Teenage inmates frequently have their constitutional rights violated at New York City’s juvenile jails, a report by the Department of Justice shows. According to the Associated Press, the report stated that guards regularly subject adolescents to “rampant use of unnecessary and excessive force,”
The report, released on August 5th, looked at problems that occurred between 2011 and 2013 in three Rikers Island juvenile jail facilities for 16-to 18-year olds. The DOJ advised major changes in almost every aspect of how the inmates are treated. They found issues with staff training, investigations, management structure and the overuse of solitary confinement, especially for inmates with mental illnesses. The problems are also likely to apply to adult inmates.
At a news conference, Manhattan U.S. Attorney Preet Bharara said “It is a place where brute force is the first impulse rather than the last resort; where verbal insults are repaid with physical injuries; where beatings are routine while accountability is rare; and where a culture of violence endures even while a code of silence prevails,”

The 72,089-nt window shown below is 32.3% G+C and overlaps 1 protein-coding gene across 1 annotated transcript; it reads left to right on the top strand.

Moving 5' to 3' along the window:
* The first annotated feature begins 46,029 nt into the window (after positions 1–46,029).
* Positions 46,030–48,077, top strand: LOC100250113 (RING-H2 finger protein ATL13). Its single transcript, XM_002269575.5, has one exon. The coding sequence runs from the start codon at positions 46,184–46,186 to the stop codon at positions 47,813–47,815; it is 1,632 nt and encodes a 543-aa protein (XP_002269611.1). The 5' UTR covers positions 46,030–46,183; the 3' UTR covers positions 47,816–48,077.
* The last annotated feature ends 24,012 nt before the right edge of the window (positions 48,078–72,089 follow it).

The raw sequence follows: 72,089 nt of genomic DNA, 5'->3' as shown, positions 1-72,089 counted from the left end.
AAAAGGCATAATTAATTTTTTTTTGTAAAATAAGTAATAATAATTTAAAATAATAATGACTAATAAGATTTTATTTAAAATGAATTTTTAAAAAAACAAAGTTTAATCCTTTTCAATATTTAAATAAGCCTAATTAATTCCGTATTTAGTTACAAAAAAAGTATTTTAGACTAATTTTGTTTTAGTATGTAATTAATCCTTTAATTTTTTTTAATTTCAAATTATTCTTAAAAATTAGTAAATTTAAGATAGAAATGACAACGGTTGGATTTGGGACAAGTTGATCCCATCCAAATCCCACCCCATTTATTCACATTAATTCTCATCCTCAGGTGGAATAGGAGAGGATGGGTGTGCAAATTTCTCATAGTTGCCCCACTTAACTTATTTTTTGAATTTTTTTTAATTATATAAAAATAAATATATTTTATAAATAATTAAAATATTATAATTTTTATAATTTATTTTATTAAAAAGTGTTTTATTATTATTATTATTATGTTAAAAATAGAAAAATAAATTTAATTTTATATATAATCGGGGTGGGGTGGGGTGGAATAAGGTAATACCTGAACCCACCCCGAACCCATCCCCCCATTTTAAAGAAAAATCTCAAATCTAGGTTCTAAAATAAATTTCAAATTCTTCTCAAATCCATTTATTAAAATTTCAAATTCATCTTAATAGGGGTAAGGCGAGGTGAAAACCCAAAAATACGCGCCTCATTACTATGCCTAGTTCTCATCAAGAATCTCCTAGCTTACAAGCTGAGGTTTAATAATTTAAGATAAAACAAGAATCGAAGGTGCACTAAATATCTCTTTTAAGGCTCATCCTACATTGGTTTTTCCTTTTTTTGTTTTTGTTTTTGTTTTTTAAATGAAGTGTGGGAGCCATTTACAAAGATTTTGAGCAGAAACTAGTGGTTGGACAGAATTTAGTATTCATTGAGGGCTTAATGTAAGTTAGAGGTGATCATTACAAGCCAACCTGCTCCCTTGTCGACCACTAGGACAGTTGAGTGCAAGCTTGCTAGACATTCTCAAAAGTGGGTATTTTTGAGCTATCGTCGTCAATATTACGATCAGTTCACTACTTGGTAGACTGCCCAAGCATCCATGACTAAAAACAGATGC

Some of the most prevalent problems involved the main jail that houses young inmates, where new guards are assigned to “one of the most combustible environments at Rikers, ill-equipped to cope with adolescents who are often belligerent and suffer from a wide range of mental illnesses and behavioral disorders,” wrote U.S. attorneys Jeffrey Powell and Emily Daughtry.
There are particular concerns about the high rates of punches to the head and use-of-force, according to the consultant used by federal prosecutors. For instance, one case showed that four inmates suffered from broken noses, perforated eardrums, head trauma and facial injuries during a “brutal use of force”. The incident involved multiple guards in two locations. The prosecutors noted that no video surveillance was available and no investigative reports were completed.
In March, Mayor Bill de Blasio appointed Joseph Ponte as commissioner of the DOC. Ponte formerly served as commissioner of the Maine Department of Corrections and has a reputaation as a reformer.